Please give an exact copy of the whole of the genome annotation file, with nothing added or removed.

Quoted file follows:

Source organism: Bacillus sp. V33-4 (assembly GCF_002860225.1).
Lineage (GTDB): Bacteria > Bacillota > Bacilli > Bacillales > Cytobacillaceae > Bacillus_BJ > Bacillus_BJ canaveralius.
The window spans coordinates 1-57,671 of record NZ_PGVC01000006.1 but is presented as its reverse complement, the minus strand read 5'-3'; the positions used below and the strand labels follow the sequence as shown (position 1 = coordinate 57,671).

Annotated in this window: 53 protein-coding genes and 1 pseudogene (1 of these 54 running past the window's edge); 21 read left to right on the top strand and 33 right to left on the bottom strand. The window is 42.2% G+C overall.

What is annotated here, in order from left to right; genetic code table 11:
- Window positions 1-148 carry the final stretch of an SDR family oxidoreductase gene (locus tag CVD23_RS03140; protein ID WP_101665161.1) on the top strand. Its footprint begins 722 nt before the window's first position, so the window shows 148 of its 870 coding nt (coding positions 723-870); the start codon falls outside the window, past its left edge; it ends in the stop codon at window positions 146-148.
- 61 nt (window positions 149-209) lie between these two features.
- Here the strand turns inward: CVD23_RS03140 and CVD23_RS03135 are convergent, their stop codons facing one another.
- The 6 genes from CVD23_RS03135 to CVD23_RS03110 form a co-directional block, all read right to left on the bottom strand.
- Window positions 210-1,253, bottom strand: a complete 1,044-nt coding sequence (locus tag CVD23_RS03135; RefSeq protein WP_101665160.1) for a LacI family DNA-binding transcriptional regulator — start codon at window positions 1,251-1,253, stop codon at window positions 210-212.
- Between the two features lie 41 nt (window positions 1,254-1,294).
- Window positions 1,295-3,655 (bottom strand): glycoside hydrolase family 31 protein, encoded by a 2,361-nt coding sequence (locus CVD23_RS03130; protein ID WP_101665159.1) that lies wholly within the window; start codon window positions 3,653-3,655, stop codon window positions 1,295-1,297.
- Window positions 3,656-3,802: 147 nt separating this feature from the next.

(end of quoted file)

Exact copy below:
Source organism: Bacillus sp. V33-4 (assembly GCF_002860225.1).
Lineage (GTDB): Bacteria > Bacillota > Bacilli > Bacillales > Cytobacillaceae > Bacillus_BJ > Bacillus_BJ canaveralius.
The window spans coordinates 1-57,671 of record NZ_PGVC01000006.1 but is presented as its reverse complement, the minus strand read 5'-3'; the positions used below and the strand labels follow the sequence as shown (position 1 = coordinate 57,671).

Annotated in this window: 53 protein-coding genes and 1 pseudogene (1 of these 54 running past the window's edge); 21 read left to right on the top strand and 33 right to left on the bottom strand. The window is 42.2% G+C overall.

What is annotated here, in order from left to right; genetic code table 11:
- Window positions 1-148 carry the final stretch of an SDR family oxidoreductase gene (locus tag CVD23_RS03140; protein ID WP_101665161.1) on the top strand. Its footprint begins 722 nt before the window's first position, so the window shows 148 of its 870 coding nt (coding positions 723-870); the start codon falls outside the window, past its left edge; it ends in the stop codon at window positions 146-148.
- 61 nt (window positions 149-209) lie between these two features.
- Here the strand turns inward: CVD23_RS03140 and CVD23_RS03135 are convergent, their stop codons facing one another.
- The 6 genes from CVD23_RS03135 to CVD23_RS03110 form a co-directional block, all read right to left on the bottom strand.
- Window positions 210-1,253, bottom strand: a complete 1,044-nt coding sequence (locus tag CVD23_RS03135; RefSeq protein WP_101665160.1) for a LacI family DNA-binding transcriptional regulator — start codon at window positions 1,251-1,253, stop codon at window positions 210-212.
- Between the two features lie 41 nt (window positions 1,254-1,294).
- Window positions 1,295-3,655 (bottom strand): glycoside hydrolase family 31 protein, encoded by a 2,361-nt coding sequence (locus CVD23_RS03130; protein ID WP_101665159.1) that lies wholly within the window; start codon window positions 3,653-3,655, stop codon window positions 1,295-1,297.
- Window positions 3,656-3,802: 147 nt separating this feature from the next.